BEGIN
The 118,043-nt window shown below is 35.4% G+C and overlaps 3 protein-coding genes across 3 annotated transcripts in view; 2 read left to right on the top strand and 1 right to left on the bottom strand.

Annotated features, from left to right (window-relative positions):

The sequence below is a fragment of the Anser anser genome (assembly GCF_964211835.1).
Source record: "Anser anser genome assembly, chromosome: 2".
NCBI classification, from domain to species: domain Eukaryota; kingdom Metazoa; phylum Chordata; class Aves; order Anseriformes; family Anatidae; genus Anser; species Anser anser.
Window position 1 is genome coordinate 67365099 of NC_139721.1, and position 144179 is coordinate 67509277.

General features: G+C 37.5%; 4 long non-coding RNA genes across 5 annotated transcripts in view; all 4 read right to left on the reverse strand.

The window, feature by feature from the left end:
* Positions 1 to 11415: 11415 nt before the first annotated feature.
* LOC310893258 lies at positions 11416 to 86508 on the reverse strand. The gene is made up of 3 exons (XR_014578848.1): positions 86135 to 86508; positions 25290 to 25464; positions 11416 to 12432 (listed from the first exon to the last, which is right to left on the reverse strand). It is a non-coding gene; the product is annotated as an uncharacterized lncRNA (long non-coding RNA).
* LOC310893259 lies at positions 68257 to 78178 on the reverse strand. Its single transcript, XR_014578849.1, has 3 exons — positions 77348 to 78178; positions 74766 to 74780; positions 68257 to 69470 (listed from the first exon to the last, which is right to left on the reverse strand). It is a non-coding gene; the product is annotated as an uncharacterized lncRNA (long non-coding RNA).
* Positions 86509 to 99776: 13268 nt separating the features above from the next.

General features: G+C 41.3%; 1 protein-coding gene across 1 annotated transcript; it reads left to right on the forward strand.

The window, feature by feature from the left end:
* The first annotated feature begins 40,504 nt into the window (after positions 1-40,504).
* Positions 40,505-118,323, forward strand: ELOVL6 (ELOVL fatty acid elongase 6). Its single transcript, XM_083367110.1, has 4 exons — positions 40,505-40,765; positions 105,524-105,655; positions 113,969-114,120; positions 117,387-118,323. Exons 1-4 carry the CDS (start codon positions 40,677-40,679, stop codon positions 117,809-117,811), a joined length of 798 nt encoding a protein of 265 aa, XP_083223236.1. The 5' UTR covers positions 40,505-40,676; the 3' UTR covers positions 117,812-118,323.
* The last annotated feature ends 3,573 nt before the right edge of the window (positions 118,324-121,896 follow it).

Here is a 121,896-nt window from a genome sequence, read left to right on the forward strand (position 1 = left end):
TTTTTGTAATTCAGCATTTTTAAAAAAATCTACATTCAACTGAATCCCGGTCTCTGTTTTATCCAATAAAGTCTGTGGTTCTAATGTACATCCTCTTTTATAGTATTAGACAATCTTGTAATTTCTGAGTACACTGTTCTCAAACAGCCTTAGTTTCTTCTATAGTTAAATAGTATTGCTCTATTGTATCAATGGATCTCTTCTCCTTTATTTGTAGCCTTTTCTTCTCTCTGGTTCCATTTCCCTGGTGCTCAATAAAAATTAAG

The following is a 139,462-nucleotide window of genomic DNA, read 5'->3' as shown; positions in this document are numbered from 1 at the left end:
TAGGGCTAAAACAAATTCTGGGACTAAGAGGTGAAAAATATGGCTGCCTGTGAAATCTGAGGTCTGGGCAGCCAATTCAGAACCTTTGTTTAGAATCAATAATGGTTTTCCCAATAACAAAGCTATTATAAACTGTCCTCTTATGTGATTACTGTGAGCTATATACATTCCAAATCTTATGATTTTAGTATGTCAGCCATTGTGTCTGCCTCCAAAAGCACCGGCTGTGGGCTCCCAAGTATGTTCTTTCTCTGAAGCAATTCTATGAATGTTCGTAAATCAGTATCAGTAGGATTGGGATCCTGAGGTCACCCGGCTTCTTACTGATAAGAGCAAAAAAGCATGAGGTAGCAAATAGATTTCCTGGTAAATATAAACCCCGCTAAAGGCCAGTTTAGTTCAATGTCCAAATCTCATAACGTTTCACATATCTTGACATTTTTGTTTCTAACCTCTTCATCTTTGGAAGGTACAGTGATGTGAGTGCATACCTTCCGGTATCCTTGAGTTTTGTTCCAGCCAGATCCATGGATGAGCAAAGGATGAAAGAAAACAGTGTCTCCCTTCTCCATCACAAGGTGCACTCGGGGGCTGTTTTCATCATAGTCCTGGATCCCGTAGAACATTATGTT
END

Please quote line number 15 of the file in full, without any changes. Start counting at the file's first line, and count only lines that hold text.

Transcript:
* The first annotated feature begins 40,504 nt into the window (after positions 1-40,504).